Biphasic Electrical Stimulator for Early Bone Formation in Dental Implants
Electrical stimulation has been widely studied and used extensively in the clinical treatments of orthopedic fractures. The authors of the study have created a novel approach for the delivery of biphasic electrical stimulation with the ultimate goal being to enhance early osteogenesis around newly placed dental implants.
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This research synopsis examines: Biphasic Electrical Stimulator for Early Bone Formation In Dental Implants. Jong Keun Song, School of Electrical Engineering and Computer Science, Seoul National University, Seoul, South Korea.
METHODS AND RESULTS
The authors designed a small biphasic current stimulator chip housed within a dental implant healing abutment. The electronically stimulating healing abutments were used on freshly placed implants in dogs. Post operative histological sections were done at 2 weeks and 4 weeks and it was found that initial osteogenesis was excelled by 2.15 times compared to that of the controls.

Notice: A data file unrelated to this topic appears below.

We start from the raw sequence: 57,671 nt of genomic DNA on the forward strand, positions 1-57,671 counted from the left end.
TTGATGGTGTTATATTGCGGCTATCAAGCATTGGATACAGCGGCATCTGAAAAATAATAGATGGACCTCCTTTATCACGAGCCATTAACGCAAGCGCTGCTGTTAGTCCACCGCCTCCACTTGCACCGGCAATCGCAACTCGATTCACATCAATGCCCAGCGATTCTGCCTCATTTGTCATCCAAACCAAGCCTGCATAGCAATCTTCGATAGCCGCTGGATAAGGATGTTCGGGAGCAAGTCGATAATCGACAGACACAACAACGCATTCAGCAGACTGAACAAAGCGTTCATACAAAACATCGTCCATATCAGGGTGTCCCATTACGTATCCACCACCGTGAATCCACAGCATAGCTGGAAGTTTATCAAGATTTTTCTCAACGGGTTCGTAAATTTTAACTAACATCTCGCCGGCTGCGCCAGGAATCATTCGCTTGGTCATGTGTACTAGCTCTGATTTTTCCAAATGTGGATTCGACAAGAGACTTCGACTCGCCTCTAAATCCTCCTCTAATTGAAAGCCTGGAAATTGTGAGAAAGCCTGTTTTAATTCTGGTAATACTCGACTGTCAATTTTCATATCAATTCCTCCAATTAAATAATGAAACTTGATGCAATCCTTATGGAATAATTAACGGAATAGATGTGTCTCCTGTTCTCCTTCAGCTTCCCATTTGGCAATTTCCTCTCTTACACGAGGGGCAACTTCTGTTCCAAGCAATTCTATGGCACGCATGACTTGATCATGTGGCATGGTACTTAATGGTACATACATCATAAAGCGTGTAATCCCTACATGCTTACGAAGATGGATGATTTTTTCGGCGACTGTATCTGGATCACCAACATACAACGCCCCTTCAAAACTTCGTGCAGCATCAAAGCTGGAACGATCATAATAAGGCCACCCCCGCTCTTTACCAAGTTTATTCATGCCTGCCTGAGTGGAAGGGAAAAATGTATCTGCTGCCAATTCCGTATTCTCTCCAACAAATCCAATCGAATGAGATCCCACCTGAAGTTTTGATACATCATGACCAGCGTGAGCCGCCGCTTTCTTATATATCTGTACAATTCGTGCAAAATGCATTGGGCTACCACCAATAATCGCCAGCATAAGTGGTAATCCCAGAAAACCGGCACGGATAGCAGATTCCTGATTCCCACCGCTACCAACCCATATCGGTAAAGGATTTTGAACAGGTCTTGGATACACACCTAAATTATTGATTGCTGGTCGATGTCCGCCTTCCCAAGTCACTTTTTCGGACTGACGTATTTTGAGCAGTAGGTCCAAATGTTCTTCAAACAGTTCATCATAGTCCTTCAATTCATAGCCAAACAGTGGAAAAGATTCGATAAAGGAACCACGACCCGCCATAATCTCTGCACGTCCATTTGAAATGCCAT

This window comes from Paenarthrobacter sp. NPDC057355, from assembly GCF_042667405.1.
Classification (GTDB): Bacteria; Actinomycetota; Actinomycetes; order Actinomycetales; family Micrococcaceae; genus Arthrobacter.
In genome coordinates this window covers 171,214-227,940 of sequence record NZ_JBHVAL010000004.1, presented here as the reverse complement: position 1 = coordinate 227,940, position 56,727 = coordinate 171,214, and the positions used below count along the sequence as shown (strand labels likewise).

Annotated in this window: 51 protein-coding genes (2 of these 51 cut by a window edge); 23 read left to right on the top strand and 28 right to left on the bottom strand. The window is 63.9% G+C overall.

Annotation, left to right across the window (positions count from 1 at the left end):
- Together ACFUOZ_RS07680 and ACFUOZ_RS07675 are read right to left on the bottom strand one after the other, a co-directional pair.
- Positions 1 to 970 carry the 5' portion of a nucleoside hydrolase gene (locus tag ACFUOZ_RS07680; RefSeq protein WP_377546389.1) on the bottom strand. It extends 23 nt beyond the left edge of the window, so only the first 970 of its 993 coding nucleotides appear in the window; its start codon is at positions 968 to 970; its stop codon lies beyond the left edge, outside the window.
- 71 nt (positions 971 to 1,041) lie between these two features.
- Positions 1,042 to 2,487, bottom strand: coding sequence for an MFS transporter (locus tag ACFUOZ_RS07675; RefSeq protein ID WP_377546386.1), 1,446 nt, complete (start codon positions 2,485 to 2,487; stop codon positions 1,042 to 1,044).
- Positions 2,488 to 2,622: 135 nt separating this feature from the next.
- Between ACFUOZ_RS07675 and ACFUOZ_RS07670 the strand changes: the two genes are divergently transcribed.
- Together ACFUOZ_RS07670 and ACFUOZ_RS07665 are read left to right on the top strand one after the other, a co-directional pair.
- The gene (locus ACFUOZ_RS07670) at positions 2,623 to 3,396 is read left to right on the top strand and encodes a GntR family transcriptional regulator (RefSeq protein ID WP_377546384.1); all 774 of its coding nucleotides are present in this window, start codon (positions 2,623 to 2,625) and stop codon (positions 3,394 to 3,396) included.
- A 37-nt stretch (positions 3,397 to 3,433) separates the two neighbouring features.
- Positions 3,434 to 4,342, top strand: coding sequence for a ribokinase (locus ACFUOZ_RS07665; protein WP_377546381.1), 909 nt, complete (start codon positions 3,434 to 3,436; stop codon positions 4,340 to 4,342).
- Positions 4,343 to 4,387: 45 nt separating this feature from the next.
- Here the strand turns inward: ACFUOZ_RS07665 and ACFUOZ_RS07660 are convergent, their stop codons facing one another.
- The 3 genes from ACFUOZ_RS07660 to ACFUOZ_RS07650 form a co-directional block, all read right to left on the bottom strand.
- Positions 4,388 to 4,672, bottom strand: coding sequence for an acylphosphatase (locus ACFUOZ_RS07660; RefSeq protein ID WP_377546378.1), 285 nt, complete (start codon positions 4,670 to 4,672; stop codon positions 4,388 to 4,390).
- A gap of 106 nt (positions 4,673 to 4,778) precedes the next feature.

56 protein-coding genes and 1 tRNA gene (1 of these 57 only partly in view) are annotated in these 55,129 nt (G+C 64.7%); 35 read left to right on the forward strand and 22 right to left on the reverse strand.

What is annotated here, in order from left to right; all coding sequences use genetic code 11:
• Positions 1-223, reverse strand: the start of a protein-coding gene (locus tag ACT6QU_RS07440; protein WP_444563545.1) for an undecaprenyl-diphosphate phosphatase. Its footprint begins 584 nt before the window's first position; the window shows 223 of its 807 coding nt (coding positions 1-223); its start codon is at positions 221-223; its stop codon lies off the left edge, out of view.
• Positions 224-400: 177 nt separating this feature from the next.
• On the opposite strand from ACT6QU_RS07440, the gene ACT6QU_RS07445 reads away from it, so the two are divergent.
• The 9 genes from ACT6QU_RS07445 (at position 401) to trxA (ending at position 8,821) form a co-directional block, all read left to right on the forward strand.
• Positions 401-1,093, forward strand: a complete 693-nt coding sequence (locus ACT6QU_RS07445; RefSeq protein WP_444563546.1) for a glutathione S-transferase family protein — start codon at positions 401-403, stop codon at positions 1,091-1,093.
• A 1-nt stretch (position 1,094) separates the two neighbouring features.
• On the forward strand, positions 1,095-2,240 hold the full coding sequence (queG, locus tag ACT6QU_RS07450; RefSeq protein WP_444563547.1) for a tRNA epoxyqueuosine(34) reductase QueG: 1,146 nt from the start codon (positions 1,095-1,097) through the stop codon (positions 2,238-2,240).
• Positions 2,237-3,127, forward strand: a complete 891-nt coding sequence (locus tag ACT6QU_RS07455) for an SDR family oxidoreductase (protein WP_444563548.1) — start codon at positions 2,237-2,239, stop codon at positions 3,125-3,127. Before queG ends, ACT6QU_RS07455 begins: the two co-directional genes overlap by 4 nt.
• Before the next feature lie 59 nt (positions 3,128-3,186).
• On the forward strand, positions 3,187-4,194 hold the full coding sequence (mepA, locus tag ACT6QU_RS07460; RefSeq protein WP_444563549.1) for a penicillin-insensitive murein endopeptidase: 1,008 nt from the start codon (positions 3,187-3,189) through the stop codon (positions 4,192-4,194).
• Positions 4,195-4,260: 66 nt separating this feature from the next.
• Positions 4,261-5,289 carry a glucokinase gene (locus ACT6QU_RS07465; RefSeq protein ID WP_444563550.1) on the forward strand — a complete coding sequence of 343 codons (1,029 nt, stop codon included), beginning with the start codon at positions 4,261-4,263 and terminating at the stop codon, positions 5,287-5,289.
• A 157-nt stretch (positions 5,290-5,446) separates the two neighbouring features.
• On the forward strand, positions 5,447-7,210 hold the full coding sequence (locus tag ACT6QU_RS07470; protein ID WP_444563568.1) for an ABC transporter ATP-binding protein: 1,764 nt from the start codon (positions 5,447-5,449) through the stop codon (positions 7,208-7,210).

It is known that electrical stimulation of bone can promote osteogenesis in various experimental data. In this study, the authors created a novel approach to the electrical stimulation delivery process that could be conveniently used in normal clinical settings. Within the limited parameters of this study, the authors suggest that the addition of biphasic electrical stimulation to freshly placed dental implants could stimulate significant early stage bone growth and osteogenesis.